Just like superheroes, villains, too, have been crucial to DC comics. So far, the DC Universe has more than a hundred villains ranging from bad to dangerous. Surprisingly, some of the first villains to appear in DC comics are still around, while others have come later and taken over the universe. But who were the earliest villains in DC?
Ultra may not be famous as the likes of Joker or Luthor, but he was the first villain to be published by DC. The genius villain debuted in 1939 to counter Superman in “Action Comics” #13. Most of the criminals that superman fought then vanished, but Ultra-Humanite kept reappearing in subsequent issues. The villain is still around and was recently upgraded to simultaneously transfer his brain across multiple bodies. Now he is superman’s arch-nemesis who comes with complexity, new powers, and emotional depth. Now Kent is up to the task to contain Ultra-Humanite and entrench his father’s legacy.
Bob Kane and Gardner Fox introduced Dr. Death in “Detectives Comics” #29 to counter Batman. This means that the doctor has been around longer than most notable villains. Dr. Death extracted poison and lethal pollen to extort money in his first appearance. During the Golden Age, he had several confrontations with the dark Knight leaving him disfigured and almost dead. In the Bronze Age, Dr. Death was paraplegic, but today, he is a terrorist who produces biological weapons and supplies to criminals entities.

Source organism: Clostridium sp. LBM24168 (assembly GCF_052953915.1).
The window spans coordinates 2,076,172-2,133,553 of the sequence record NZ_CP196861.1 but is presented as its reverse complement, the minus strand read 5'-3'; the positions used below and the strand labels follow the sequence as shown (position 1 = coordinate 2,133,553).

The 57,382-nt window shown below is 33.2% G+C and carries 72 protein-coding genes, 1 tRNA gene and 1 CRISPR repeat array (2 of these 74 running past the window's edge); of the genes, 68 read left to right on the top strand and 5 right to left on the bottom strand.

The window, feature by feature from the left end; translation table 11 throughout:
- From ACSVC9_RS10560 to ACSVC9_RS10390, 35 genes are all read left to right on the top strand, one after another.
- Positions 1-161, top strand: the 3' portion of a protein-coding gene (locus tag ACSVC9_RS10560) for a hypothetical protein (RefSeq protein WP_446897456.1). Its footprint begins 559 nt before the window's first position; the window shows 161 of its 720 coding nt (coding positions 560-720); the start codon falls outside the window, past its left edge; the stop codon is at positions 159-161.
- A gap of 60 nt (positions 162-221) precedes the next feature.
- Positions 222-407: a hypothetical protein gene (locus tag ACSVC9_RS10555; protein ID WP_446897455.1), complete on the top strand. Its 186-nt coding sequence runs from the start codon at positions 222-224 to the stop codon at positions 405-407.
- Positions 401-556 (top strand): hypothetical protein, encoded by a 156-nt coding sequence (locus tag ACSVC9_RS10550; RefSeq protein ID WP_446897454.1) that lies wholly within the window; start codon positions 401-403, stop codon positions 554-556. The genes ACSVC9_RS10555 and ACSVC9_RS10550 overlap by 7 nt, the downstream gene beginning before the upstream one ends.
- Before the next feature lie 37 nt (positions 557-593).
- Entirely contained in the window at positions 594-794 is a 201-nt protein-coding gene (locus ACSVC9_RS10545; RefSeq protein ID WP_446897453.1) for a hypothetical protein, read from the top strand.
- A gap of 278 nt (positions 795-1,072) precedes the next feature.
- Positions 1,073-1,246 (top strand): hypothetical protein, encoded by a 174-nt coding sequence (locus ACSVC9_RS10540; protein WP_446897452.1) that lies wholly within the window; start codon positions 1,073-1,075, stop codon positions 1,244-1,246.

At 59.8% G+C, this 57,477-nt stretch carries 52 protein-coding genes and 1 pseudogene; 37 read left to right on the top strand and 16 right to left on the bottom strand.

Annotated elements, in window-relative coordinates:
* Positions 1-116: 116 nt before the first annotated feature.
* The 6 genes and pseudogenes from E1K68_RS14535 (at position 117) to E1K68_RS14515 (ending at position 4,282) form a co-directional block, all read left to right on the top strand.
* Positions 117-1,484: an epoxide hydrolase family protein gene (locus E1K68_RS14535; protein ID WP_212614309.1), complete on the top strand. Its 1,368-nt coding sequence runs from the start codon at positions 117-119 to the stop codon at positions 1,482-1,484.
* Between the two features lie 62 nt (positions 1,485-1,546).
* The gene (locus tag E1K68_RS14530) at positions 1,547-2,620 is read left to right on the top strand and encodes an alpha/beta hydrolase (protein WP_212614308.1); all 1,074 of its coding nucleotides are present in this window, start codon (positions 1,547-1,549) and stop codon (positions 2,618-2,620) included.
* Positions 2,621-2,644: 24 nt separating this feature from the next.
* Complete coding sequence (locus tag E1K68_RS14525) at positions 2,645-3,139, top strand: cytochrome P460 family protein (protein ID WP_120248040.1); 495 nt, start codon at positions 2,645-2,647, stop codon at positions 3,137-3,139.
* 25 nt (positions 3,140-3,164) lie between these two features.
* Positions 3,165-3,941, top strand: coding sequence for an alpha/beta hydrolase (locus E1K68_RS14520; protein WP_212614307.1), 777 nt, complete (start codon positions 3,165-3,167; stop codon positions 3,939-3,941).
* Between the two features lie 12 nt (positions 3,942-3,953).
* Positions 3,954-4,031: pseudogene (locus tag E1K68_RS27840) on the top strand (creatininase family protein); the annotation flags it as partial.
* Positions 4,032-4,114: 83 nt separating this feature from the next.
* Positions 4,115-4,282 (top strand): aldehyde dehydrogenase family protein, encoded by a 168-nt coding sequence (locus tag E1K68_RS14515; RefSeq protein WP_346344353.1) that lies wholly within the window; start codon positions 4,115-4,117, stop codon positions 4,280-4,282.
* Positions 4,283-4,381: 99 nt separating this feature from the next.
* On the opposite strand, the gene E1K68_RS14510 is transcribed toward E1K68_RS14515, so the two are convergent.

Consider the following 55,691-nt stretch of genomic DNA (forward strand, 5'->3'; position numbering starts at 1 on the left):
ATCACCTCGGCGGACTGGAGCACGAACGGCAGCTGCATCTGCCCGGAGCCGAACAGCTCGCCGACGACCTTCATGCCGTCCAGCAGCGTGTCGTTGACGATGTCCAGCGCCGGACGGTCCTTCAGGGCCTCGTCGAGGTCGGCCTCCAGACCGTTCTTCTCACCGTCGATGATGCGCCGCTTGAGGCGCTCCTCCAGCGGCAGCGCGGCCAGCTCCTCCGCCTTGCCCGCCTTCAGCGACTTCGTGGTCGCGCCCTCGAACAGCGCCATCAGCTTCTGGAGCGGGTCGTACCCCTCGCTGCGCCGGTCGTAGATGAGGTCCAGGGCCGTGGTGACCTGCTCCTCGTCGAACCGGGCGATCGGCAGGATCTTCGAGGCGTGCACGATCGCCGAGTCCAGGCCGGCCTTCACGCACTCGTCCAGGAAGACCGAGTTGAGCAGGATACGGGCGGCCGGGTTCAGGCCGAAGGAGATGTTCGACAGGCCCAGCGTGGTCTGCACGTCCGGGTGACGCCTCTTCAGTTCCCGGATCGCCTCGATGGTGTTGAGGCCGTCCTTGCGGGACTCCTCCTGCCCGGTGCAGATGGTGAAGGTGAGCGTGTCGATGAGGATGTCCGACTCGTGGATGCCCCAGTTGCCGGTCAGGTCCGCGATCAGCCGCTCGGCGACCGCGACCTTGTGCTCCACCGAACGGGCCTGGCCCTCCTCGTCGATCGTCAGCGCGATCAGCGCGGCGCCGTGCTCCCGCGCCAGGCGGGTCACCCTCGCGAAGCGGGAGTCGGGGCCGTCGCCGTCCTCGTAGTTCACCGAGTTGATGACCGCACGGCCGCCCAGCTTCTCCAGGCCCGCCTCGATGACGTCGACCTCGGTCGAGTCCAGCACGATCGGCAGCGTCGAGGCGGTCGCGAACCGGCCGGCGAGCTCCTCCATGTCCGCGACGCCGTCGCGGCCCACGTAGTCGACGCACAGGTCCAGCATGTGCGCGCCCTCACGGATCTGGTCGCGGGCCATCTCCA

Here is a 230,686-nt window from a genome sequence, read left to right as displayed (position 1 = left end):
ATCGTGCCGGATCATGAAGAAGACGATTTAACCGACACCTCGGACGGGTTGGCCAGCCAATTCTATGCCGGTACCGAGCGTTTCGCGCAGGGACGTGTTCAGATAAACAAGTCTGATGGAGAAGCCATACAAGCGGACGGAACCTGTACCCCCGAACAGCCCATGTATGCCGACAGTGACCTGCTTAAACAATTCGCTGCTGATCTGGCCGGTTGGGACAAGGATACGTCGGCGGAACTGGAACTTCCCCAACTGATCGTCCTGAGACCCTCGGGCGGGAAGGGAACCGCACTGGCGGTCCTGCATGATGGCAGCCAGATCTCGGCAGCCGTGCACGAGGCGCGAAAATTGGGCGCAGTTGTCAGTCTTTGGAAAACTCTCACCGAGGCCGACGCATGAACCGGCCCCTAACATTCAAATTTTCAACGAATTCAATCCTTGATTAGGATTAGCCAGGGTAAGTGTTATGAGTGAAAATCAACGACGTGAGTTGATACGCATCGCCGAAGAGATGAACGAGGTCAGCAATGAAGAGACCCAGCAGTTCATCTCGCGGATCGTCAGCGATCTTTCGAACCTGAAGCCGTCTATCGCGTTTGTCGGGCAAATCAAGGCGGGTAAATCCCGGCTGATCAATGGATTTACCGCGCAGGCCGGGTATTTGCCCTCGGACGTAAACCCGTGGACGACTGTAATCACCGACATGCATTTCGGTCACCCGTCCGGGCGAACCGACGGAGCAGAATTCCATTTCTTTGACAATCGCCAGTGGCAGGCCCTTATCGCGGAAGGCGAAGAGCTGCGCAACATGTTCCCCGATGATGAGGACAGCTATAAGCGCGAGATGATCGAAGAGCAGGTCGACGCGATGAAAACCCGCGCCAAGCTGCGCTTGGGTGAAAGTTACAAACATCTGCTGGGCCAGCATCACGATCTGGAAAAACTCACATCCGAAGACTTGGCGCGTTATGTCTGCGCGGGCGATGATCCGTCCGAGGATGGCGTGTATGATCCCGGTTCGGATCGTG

The Mad Monk is among the first super villains to encounter Batman in 1939’s “Detective Comics” #31. Essentially, Monk started as a Hungarian vampire seeking to create werewolf women. He even introduced to us his henchwoman, Dala, who became the first female villain in DC history. The Monk didn’t have a specific backstory or name in the initial appearances but, he was named Louis DuBois in the Silver Age and given a retconned origin after “Crisis on Infinite Earth.” The current version of the Monk called Niccolai leads a cult residing in an abandoned castle. The Brotherhood cult feeds on victims’ blood, transforming into creatures of the night. So, the Monk’s origin remains grey, and all we expect is to see Dala turning into a supervillain and serving as Monk’s backup.
Hath-Set was created by Dennis Neville and Gardner Fox as the arch-rival of Hawkman and Hawkgirl. Initially, information about the villain was scant, but it’s clear that he was inspired by Batman, especially after the “Final Crisis.” Hath Seth established the Judas Tribe in Egypt and started rebellions against other tribes. His first appearance was on “Flash Comics” #1 in 1940, leading a revolution that captured and murdered Khufu, the prince, and Priestess Chay-Ara, sending them to an eternal reincarnation cycle. Whenever the villain dies, he is subjected to the same process to battle his enemies forever.
Strange is considered the most dangerous man in comics mainly due to his philosophy, science mastery, and criminality. However, little is known about this villain who masterminded crimes in the entire world. In 1940’s “Detective Comics” #36, professor Hugo Strange appeared with bushy eyebrows and coke-bottle glasses seeking to explore Batman’s weaknesses and take the identity himself. However, his dislike turned into a deranged obsession using bizarre plots and medical expertise to alter Batman’s genetics and mind control and defeat him.
The villains highlighted here debuted even before others, like Scarecrow and the joker. Besides, most of these, such as Dr. Death, and Professor Strange, still appear today, helping DC comics improve its villains to all the bad guys we know today.